*Contributor: Ashley Nail. Lesson ID: 13666*

Do you know how to find the domain and range of functions? Look at the graph or table, and you will quickly see the relationship between sets of numbers. Find out how!

categories

subject

Math

learning style

Kinesthetic, Visual

personality style

Lion, Otter, Beaver, Golden Retriever

Grade Level

High School (9-12)

Lesson Type

Quick Query

Jenna is a mechanic, and she needs to order tires for her shop. She wants to make a set of numbers that she can look at any time to determine how many tires to order each week.

- How can we use our knowledge of functions, domains, and ranges to help Jenna?

A function is the relationship between the set of numbers in a domain to the set of numbers in a range.

We also know that each member of the domain relates to exactly one member of the range. In other words, a member of the domain cannot be connected to two values in the range.

This is why the vertical line test proves functions.

If you were to input values into a function and gather a set of output values, you would have a domain and range. You could put those values in a table, then make ordered pairs, and lastly graph the sets of numbers.

As long as you could run a vertical line left to right across the graph and as long as that line never hits more than one point at a time, you have a function!

If you need more review, visit our lesson found under the **Additional Resources** in the right-hand sidebar.

Now, it is time to learn how to name domain and range sets by looking at these tables, graphs, and equations.

Let's take the example from above:

After inputting values to the function, we have a set of output numbers. These two sets make up the domain and range of this function.

Each member of the domain relates to exactly one member of the range. Every time you input 4, you will always get 9 and no other value.

Now, we can organize this data in a table and then make ordered pairs:

If the ordered pairs and the table were the only data we had, we could name the domain and range.

The domain is the set of inputs. We notate these sets using brackets { } to contain the numbers:

Domain: {1, 4, 6, 7, 10}

The range is the set of outputs. We notate those the same way:

Range: {3, 9, 13, 15, 21}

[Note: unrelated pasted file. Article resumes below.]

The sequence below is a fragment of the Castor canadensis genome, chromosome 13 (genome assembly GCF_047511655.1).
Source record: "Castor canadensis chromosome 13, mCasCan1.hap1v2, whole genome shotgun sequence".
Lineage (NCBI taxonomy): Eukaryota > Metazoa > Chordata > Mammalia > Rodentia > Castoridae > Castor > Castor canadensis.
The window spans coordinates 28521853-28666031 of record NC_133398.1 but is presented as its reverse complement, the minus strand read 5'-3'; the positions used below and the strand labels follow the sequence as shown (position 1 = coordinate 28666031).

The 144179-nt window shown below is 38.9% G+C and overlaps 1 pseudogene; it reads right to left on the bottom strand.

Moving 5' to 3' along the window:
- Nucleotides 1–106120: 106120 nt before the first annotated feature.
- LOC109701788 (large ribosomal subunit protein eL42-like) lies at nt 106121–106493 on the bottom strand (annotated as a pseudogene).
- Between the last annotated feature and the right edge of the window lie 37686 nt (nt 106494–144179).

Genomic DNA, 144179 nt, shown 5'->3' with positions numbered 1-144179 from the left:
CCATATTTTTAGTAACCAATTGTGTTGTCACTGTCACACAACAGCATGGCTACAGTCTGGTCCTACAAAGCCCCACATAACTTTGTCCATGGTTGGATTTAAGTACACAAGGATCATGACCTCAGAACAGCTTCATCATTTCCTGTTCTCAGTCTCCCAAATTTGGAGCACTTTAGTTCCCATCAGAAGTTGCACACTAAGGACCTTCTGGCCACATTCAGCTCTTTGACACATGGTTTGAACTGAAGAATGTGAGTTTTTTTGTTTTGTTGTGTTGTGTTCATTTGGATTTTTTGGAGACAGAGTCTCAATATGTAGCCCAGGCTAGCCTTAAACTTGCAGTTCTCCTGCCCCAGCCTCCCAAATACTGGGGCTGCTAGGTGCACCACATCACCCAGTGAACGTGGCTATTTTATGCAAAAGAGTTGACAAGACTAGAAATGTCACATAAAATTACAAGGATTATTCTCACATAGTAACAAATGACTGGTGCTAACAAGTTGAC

Notice that the domain and range sets are always listed from least to greatest.

However, with this function, we have more information. We have the equation f(x) = 2x +1.

That means these are not complete domain and range sets. Let's look at the graph.

If we graph the ordered pairs, our coordinate plane looks like this:

But we know we can input even more values into this function.

For example, we could input -2 and get the output value of -3. This means -2 is also a member of the domain, and -3 is a member of the range.

Go ahead and input more values into this function.

- What do you quickly notice?

We could input values all day long. We could input positive and negative integers. We could input fractions and decimals and continue to get output values.

This function makes a linear graph:

Now, we need to update our domain and range.

Looking at this graph, we notice the x-value, or input, can be all real numbers. Therefore, the domain is "x such that x is a member of all real numbers."

Looking at the graph, we also notice the y-value, or output, can be all real numbers:

Let's look at another graph:

If you look at the x-values, the graph starts at 1 and continues on forever, including all numbers greater than or equal to 1.

This means the domain for this graph is {x | x ≥ 1}

If you look at the y-values, the graph starts at -4 and continues on forever, including all numbers greater than or equal to -4.

This means the range for this graph is {y | y ≥ -4}.

- Ready to practice naming the domain and range sets for functions?

Click NEXT to visit the *Got It?* section to practice naming functions using tables and graphs.

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